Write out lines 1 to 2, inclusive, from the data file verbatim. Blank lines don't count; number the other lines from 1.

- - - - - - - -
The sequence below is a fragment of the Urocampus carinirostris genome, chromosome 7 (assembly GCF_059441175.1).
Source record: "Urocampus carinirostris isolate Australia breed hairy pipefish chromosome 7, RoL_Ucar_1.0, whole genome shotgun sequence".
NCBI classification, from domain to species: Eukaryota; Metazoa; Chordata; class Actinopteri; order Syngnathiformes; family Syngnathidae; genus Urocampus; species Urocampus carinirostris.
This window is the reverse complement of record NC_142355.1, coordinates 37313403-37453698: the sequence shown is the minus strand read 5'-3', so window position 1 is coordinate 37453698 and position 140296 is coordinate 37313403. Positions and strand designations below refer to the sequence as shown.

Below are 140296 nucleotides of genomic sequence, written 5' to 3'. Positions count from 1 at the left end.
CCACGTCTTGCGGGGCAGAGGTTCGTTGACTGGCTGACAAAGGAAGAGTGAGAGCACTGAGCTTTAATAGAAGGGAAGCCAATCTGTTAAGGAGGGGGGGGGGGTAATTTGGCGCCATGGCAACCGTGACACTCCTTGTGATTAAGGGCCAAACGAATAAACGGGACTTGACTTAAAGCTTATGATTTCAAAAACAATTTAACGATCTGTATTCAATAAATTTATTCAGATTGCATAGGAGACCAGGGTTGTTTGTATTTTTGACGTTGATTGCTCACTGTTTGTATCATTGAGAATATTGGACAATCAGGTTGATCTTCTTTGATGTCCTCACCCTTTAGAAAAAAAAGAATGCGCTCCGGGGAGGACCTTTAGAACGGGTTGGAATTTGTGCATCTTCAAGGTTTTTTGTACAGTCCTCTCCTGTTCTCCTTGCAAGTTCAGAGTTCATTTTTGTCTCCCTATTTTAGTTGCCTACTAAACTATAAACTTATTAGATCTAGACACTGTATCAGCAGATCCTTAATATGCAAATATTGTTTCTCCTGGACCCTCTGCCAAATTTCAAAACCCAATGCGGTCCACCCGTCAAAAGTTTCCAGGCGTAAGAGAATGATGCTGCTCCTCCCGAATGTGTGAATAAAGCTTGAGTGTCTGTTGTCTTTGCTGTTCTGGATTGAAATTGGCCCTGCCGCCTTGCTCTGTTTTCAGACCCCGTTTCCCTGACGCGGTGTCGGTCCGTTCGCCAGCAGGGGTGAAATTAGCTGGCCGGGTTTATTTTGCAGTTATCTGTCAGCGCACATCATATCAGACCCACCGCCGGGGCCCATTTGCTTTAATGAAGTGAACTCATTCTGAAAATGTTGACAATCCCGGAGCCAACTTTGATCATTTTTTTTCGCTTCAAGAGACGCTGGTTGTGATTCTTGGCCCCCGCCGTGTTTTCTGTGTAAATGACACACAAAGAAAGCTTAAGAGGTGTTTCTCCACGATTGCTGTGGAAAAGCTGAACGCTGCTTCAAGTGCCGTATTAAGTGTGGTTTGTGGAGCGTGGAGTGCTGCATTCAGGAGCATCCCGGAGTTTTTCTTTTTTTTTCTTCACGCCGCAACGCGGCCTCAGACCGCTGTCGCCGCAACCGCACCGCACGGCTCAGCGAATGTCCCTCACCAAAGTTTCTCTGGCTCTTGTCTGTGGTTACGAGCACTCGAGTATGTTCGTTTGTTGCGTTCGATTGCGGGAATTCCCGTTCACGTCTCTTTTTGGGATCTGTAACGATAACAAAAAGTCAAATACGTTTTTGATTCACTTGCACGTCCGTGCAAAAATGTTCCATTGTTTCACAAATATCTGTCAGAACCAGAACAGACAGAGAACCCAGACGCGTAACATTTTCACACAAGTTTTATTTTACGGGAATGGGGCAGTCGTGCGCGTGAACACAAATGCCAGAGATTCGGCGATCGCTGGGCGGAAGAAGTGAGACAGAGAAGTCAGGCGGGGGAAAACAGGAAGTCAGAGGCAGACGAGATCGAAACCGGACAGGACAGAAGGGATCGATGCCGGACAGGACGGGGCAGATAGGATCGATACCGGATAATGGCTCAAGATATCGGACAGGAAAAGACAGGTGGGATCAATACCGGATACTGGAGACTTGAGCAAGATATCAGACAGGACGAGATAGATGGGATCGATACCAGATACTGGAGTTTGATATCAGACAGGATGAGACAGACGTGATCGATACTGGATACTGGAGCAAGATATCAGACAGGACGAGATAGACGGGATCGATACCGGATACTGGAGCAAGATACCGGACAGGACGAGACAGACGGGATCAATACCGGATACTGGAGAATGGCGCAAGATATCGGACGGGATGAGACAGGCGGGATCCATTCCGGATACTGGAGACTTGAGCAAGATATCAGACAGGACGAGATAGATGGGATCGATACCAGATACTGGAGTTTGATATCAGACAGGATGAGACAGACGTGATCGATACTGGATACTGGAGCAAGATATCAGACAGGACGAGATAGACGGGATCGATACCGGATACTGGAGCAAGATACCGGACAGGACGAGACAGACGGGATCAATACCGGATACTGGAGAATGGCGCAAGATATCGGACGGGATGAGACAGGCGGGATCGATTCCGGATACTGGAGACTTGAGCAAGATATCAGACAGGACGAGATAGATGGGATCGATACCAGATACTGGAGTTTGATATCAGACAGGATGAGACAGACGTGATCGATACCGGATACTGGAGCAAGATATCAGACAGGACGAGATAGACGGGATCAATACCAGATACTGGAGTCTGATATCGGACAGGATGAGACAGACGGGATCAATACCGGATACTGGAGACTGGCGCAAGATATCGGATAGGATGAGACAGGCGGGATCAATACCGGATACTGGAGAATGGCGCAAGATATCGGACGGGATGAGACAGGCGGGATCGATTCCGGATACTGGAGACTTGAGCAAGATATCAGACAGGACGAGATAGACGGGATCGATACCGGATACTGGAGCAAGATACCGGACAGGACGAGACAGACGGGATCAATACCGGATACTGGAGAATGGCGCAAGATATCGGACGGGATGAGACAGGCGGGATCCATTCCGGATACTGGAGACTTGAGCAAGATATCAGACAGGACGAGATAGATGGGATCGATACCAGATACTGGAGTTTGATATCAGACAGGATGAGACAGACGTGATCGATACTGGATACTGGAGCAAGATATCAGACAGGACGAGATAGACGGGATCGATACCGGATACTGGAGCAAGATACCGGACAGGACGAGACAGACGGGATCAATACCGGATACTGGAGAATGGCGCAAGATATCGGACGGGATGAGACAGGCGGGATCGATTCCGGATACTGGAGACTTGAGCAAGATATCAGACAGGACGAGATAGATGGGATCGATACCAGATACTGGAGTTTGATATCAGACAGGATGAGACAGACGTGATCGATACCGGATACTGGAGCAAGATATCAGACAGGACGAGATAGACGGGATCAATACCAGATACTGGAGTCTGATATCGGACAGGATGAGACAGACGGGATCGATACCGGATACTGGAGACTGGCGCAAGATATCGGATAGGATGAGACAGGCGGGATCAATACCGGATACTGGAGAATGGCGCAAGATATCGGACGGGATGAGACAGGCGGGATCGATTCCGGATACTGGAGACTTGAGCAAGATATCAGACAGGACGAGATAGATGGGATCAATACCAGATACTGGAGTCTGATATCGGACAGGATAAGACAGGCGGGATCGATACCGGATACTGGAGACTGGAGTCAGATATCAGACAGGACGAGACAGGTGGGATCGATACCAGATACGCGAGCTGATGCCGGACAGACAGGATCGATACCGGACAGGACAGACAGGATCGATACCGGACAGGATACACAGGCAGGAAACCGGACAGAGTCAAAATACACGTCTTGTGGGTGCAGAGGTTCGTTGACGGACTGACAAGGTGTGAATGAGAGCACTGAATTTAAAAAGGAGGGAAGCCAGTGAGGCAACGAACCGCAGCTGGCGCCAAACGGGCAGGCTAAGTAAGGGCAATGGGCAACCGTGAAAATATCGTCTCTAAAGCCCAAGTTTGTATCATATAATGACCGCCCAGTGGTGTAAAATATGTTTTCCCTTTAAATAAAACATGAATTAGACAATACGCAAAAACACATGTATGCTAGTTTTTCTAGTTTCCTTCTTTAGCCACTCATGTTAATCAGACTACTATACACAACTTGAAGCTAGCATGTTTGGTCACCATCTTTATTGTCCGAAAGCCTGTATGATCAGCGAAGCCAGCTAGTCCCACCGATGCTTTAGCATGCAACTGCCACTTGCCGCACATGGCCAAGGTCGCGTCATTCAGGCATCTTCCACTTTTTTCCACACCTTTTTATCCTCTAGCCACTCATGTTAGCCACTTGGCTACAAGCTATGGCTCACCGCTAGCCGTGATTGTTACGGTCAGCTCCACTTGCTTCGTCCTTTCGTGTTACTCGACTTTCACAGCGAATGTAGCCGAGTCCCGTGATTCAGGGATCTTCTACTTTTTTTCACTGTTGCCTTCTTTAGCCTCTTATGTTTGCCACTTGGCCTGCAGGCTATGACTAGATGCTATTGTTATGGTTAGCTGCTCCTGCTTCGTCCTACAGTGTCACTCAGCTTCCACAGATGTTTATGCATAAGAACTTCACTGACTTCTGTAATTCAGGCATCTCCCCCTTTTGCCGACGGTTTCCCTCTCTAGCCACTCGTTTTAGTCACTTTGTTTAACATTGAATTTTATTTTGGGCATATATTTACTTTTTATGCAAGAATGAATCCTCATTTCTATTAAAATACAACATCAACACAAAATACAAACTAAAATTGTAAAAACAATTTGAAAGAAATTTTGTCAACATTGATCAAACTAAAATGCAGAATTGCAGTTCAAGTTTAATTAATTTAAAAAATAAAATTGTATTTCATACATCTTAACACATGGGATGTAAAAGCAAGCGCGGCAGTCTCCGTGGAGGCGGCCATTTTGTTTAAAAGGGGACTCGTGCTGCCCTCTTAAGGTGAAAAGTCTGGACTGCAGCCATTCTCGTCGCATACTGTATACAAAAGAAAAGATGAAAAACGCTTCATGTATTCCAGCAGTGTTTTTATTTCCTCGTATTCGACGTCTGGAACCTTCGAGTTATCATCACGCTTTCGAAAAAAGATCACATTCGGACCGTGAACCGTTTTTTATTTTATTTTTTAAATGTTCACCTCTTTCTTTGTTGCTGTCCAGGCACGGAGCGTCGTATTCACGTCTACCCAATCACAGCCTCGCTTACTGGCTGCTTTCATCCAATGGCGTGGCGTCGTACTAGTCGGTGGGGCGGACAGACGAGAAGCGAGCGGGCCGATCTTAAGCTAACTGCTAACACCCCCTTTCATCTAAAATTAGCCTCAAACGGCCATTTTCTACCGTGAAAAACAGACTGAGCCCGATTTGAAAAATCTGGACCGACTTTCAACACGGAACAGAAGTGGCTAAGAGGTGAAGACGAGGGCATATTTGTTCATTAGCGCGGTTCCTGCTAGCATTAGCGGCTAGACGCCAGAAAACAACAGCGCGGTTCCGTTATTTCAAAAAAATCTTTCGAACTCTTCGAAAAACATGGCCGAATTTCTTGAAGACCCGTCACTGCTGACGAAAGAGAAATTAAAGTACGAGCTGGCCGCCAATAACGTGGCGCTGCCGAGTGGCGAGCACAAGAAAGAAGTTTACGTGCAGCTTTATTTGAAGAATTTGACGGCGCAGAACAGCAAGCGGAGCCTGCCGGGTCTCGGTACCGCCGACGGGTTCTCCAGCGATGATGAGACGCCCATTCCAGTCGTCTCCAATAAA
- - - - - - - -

The sequence below is a fragment of the Urocampus carinirostris genome, chromosome 7 (assembly GCF_059441175.1).
Source record: "Urocampus carinirostris isolate Australia breed hairy pipefish chromosome 7, RoL_Ucar_1.0, whole genome shotgun sequence".